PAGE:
A dead bird found in the Atwater area last month has tested positive for West Nile virus, Merced County officials announced Tuesday afternoon.
An American crow, found May 22, tested positive for the West Nile virus, according to a news release.
"It's the first evidence that West Nile virus is back in the county," said Allan Inman, director of the Merced County Mosquito Abatement District.
It's been a cause of concern for officials because the area where the crow was found -- outside of the Atwater city limit -- hasn't been the site of a West Nile outbreak recently, he said.
"It's been a number of years since we've taken the airplane over that area," he said of aerial surveying of potential problem spots. "We're still at risk because this is an area we haven't seen the virus in a couple of years."
Another cause of concern is that this case was reported about three months earlier than when the county reported finding evidence of West Nile in 2011.
The peak season for the virus for human cases is July, August and September, he said. But it wasn't until August 2011 that mosquitoes tested positive for the virus in the county, Inman said.
This week, the district began focusing on a two-mile radius around the area where the bird was found.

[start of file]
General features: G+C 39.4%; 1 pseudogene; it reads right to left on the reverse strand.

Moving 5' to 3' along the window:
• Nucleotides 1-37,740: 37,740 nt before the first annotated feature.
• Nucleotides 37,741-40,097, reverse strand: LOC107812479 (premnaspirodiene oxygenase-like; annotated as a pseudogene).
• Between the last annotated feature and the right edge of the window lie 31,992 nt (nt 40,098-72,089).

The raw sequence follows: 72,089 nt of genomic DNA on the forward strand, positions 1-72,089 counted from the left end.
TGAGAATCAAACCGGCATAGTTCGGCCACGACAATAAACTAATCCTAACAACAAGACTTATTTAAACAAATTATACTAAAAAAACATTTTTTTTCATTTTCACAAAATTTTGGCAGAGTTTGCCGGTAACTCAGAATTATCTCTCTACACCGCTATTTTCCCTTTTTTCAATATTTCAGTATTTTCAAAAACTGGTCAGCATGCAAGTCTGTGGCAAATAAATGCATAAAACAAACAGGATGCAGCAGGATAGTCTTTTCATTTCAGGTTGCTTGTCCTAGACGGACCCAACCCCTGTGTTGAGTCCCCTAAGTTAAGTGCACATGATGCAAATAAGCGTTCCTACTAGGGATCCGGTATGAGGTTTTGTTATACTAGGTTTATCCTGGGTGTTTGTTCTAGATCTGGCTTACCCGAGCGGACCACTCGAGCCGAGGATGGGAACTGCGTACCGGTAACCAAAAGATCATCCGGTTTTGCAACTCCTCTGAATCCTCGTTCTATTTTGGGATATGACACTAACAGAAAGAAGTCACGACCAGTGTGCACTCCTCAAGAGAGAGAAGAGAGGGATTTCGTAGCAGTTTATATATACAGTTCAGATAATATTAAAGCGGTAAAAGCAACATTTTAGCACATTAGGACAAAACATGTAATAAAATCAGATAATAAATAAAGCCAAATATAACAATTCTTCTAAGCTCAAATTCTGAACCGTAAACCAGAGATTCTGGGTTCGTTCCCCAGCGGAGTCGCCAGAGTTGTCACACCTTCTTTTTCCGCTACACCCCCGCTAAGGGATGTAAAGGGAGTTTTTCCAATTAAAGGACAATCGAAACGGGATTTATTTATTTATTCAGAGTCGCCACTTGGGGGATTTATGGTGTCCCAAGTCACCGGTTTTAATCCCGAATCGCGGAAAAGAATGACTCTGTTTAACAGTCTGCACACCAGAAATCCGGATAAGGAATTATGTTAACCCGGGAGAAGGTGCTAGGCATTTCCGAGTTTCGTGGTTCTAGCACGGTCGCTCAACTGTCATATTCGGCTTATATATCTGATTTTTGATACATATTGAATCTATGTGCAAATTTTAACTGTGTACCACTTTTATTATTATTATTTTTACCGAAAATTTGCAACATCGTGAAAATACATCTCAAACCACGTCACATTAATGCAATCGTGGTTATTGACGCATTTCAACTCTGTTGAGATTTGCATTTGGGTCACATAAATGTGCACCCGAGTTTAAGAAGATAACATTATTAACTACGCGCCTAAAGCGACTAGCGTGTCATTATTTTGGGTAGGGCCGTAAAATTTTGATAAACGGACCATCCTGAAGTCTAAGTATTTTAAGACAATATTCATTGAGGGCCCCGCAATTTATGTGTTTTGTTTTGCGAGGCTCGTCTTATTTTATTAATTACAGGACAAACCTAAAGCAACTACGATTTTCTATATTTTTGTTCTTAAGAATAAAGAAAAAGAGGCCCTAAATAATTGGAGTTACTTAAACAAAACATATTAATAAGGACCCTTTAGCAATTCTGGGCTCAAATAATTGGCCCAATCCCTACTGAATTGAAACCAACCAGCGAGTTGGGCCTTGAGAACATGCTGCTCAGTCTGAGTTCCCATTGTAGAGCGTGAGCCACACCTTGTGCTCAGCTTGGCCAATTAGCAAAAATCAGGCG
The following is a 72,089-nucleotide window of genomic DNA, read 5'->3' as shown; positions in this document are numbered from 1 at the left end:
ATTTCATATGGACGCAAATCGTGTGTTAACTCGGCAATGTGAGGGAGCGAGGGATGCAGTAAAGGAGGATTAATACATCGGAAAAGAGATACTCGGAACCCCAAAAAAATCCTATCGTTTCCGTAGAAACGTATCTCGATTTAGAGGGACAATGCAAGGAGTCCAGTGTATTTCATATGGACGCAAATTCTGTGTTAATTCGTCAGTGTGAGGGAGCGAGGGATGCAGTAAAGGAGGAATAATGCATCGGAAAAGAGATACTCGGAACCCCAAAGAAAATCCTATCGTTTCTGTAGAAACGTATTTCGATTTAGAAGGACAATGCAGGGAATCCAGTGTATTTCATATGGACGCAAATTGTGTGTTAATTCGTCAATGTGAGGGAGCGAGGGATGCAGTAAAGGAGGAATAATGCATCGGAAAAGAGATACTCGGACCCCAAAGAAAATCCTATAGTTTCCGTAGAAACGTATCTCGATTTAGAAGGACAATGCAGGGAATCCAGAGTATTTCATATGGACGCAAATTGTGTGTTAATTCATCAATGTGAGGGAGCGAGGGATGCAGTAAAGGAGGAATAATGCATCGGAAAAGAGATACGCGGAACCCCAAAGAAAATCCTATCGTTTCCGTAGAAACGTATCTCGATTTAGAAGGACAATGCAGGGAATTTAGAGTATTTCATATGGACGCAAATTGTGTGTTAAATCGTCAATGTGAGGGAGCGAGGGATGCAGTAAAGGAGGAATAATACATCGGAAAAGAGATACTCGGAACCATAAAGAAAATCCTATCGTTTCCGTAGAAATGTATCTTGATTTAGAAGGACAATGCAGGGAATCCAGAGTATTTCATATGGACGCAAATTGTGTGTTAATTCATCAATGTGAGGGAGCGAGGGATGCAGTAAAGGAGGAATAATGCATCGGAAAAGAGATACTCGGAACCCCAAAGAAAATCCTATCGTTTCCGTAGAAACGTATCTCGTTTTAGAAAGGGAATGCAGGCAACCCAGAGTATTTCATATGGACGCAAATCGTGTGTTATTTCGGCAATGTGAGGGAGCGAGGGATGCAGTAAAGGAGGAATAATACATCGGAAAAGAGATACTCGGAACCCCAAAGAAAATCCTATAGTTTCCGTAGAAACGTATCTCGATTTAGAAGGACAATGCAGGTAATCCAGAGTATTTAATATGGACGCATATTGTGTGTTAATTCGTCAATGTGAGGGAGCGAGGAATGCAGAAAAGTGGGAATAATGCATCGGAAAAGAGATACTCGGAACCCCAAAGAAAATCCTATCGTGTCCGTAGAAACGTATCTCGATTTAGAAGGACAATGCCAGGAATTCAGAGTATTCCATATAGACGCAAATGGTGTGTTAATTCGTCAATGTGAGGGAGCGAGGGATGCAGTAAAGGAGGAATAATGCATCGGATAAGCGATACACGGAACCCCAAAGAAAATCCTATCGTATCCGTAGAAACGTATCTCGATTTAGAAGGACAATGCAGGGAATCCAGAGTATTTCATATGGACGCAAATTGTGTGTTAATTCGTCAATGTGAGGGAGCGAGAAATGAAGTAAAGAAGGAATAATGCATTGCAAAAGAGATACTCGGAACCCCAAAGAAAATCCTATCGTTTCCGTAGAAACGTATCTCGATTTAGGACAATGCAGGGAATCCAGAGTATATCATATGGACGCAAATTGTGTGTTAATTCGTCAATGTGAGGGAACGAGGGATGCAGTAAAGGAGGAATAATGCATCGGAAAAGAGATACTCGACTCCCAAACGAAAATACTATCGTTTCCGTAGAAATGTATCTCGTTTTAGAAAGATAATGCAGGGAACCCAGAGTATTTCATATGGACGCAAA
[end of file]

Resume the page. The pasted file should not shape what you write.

While flying over the area, he looked for standing water with vegetation in it. He spotted three draining basins from the air and half a dozen swimming pools people hadn't taken care of.
He set traps for mosquitoes and has sent some off for testing.
"No mosquitoes have tested positive for West Nile virus in the county (this year). But that could change any time this week," he said. "It takes only one bite by the right mosquito."
Last year, a 2-year-old horse with the West Nile virus died in Delhi. In 2010, the only person who became infected with the virus in Merced County died. In 2009, four human cases were reported and one of them resulted in a fatality.
It's recommended that people attending large outdoor events use insect repellent. They should also wear light-colored clothing to avoid attracting mosquitoes.
People are advised to wear long-sleeved shirts and pants, and to avoid being out during the first two hours of dusk and dawn because that's when mosquitoes are most active.
Residents are being asked to report any standing water on their properties to the abatement district.
The public can report dead birds to the California Department of Public Health at http://westnile.ca.gov/
report_wnv.php or by calling (877) 968-2473.
For more information on how individuals and families can protect themselves, please contact Inman at (209) 722-1527.
Reporter Ameera Butt can be reached at (209) 385-2477 or email@example.com.